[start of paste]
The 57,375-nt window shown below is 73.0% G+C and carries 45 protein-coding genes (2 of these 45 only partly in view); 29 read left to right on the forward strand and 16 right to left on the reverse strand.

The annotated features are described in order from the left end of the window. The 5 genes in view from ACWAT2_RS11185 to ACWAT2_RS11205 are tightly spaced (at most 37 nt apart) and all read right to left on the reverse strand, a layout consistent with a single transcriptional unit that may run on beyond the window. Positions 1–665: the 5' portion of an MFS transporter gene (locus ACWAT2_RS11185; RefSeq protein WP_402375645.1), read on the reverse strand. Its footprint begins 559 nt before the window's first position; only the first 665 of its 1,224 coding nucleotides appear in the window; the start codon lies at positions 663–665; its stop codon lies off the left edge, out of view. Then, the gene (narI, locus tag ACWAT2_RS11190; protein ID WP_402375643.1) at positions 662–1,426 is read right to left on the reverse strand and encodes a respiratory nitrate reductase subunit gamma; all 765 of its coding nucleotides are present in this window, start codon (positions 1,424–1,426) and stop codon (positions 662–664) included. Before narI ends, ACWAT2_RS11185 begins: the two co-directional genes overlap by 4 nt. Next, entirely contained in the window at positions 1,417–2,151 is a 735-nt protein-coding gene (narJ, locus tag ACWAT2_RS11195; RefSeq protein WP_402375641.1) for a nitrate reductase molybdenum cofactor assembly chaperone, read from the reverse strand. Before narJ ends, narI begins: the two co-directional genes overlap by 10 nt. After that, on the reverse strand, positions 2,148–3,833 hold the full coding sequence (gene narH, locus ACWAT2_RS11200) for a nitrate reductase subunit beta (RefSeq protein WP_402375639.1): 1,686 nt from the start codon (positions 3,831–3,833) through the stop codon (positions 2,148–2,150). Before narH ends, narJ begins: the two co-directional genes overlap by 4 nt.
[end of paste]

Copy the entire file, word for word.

The 57,375-nt window shown below is 73.0% G+C and carries 45 protein-coding genes (2 of these 45 only partly in view); 29 read left to right on the forward strand and 16 right to left on the reverse strand.

The annotated features are described in order from the left end of the window. The 5 genes in view from ACWAT2_RS11185 to ACWAT2_RS11205 are tightly spaced (at most 37 nt apart) and all read right to left on the reverse strand, a layout consistent with a single transcriptional unit that may run on beyond the window. Positions 1–665: the 5' portion of an MFS transporter gene (locus ACWAT2_RS11185; RefSeq protein WP_402375645.1), read on the reverse strand. Its footprint begins 559 nt before the window's first position; only the first 665 of its 1,224 coding nucleotides appear in the window; the start codon lies at positions 663–665; its stop codon lies off the left edge, out of view. Then, the gene (narI, locus tag ACWAT2_RS11190; protein ID WP_402375643.1) at positions 662–1,426 is read right to left on the reverse strand and encodes a respiratory nitrate reductase subunit gamma; all 765 of its coding nucleotides are present in this window, start codon (positions 1,424–1,426) and stop codon (positions 662–664) included. Before narI ends, ACWAT2_RS11185 begins: the two co-directional genes overlap by 4 nt. Next, entirely contained in the window at positions 1,417–2,151 is a 735-nt protein-coding gene (narJ, locus tag ACWAT2_RS11195; RefSeq protein WP_402375641.1) for a nitrate reductase molybdenum cofactor assembly chaperone, read from the reverse strand. Before narJ ends, narI begins: the two co-directional genes overlap by 10 nt. After that, on the reverse strand, positions 2,148–3,833 hold the full coding sequence (gene narH, locus ACWAT2_RS11200) for a nitrate reductase subunit beta (RefSeq protein WP_402375639.1): 1,686 nt from the start codon (positions 3,831–3,833) through the stop codon (positions 2,148–2,150). Before narH ends, narJ begins: the two co-directional genes overlap by 4 nt.